‘Pose’ Team on Importance of Inclusion on TV — and the Real World

Photo Courtesy of FX

Pose” creator Steven Canals wrote the very first draft of his ballroom culture drama in 2014, on spec, while he was in the graduate program for screenwriting at UCLA. Although his professor Neil Landau gave him “really great feedback” on it, which fueled his confidence to take it out into the industry, once he stepped into meetings, “it was just sort of met with a thud,” he says.

“It was opening up doors for me, but it wasn’t keeping me in the room,” Canals tells Variety about his period piece set in 1980s-New York City that centers on a number of gay and transgender characters, some of whom are HIV-positive

But what a difference a few years can make. Canals connected with Sherry Marsh, and then Ryan Murphy, with whom he shared “a real moment” about why they loved and were inspired by this community. “At the end of our first meeting, Ryan said, ‘We’re going to make this show together,'” Canals says. And they did, ultimately selling the project to FX, where it debut June 3. 

What does being a part of the show mean to you personally?

Steven Canals: I grew up in New York City in the 1980s and my life was directly impacted by both HIV/AIDs and the crack epidemic of the time. And so I’ve always wanted to tell the story of the men, women, and children who went through and were impacted by the experience of those two epidemics. …Specifically with the ballroom community, my first interaction with the ballroom community came in my early-20s, but I wasn’t out. And the thing that was so incredible and the thing that moved me so deeply was that both of my parents were raised in Harlem. And so the Harlem balls were happening right around the corner from where they grew up, and yet I never knew about this incredible LGBTQ subculture. I took strength from their strength — that’s what inspired me to come out and be my authentic self. Pose” is not only a way to highlight a particular experience that these black and brown queer and trans people were having but also a way to say thank you to this community that inspired me.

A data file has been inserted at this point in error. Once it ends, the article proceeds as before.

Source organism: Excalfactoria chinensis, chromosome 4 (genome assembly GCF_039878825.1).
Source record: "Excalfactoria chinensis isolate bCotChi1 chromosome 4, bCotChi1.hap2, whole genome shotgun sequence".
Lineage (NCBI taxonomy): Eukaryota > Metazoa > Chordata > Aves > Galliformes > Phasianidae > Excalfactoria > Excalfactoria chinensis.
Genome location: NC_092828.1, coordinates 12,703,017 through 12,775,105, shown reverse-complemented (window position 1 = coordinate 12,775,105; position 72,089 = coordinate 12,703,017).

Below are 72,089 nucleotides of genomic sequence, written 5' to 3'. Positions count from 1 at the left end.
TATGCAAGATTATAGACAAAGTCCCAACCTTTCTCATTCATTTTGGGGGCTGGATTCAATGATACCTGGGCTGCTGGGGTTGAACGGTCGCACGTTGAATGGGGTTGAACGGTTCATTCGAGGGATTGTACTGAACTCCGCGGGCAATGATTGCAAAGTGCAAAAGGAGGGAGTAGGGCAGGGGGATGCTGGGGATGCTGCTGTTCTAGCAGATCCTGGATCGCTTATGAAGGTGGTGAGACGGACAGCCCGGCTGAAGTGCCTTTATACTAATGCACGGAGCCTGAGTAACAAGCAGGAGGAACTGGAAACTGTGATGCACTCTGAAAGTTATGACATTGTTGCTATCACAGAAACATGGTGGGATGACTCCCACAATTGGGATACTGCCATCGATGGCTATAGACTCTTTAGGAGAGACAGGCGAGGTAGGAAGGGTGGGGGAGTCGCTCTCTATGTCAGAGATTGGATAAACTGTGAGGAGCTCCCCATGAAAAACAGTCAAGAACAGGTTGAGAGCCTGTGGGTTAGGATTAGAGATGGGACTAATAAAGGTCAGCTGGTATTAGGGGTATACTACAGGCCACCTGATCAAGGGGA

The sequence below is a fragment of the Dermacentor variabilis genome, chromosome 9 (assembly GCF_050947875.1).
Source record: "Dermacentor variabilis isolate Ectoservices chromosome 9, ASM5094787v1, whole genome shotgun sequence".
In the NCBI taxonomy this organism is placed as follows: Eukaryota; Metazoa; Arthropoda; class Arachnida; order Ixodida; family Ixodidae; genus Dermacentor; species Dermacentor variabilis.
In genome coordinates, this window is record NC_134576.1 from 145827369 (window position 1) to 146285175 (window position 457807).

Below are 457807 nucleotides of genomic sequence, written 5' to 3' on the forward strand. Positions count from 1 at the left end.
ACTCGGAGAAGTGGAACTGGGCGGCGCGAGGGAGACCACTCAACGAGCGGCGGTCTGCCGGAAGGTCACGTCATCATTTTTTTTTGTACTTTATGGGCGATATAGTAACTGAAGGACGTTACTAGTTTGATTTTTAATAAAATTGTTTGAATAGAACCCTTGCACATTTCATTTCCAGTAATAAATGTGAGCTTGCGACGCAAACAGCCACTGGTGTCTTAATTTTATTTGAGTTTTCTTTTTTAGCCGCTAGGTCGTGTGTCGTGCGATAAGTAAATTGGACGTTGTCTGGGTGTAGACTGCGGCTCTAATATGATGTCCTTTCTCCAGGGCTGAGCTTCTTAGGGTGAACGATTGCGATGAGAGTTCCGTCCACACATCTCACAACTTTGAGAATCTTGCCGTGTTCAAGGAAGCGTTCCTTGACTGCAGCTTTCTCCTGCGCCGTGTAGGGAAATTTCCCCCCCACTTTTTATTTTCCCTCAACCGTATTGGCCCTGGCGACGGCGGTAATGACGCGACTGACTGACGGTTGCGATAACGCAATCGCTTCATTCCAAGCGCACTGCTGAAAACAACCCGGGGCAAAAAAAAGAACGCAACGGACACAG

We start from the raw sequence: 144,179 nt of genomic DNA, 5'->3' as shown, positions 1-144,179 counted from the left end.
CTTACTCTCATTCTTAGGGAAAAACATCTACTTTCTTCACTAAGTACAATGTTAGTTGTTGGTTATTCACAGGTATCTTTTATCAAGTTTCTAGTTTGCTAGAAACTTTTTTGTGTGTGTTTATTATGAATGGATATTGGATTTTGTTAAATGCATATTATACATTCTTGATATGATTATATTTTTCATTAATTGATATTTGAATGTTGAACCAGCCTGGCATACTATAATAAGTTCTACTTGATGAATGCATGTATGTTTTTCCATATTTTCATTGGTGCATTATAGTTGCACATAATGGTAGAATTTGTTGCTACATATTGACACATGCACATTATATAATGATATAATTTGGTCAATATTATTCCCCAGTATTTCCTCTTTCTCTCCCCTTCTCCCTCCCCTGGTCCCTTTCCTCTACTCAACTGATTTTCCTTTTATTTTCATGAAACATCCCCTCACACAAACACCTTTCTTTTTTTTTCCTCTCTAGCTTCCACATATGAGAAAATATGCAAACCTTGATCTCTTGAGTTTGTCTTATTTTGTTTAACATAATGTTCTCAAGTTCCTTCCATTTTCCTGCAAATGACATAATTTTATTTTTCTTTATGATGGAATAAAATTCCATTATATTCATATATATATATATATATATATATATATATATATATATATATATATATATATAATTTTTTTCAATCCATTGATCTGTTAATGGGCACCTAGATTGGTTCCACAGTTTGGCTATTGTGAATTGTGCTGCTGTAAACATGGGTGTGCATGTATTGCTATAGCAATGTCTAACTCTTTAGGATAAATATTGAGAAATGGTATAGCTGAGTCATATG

Dominique Jackson (Elektra): Being a part of this show means that I am assisting in bringing visibility to trans women and men of color who thrive every single day despite feeling ostracized by family, religion, and society for living in their truth! It means to me that the young homeless trans women can see me and know that I made it despite all of the obstacles I faced and that giving up is not an option.

Indya Moore (Angel): Being a part of “Pose” means being trusted with a unique and powerful responsibility. It is a responsibility that the world once told itself that someone like me could not carry. It means I am validating an inevitable evolution in thought and compassion. “Pose” is centering the perspective of people who have been silenced, ignored, and rejected for generations. Having the opportunity to use my talent as an actor to bring a full life to your living rooms, bedrooms, and waiting areas is existentially the most affirming thing that could ever happen to and for me. My role of Angel in “Pose” is dedicated to Naomi Hersi. She is a black trans woman of Somali origin who was murdered in her London hotel simply because of who she was. The fact that so many trans women and ballroom legends are not here to see “Pose” makes my heart tender. But I know things will change and people will take accountability for their own lack of humanity when they see our humanity represented in the stories we tell. Cheers to the future of healing, expansion, and “humanship.” 

Read More at Variety 

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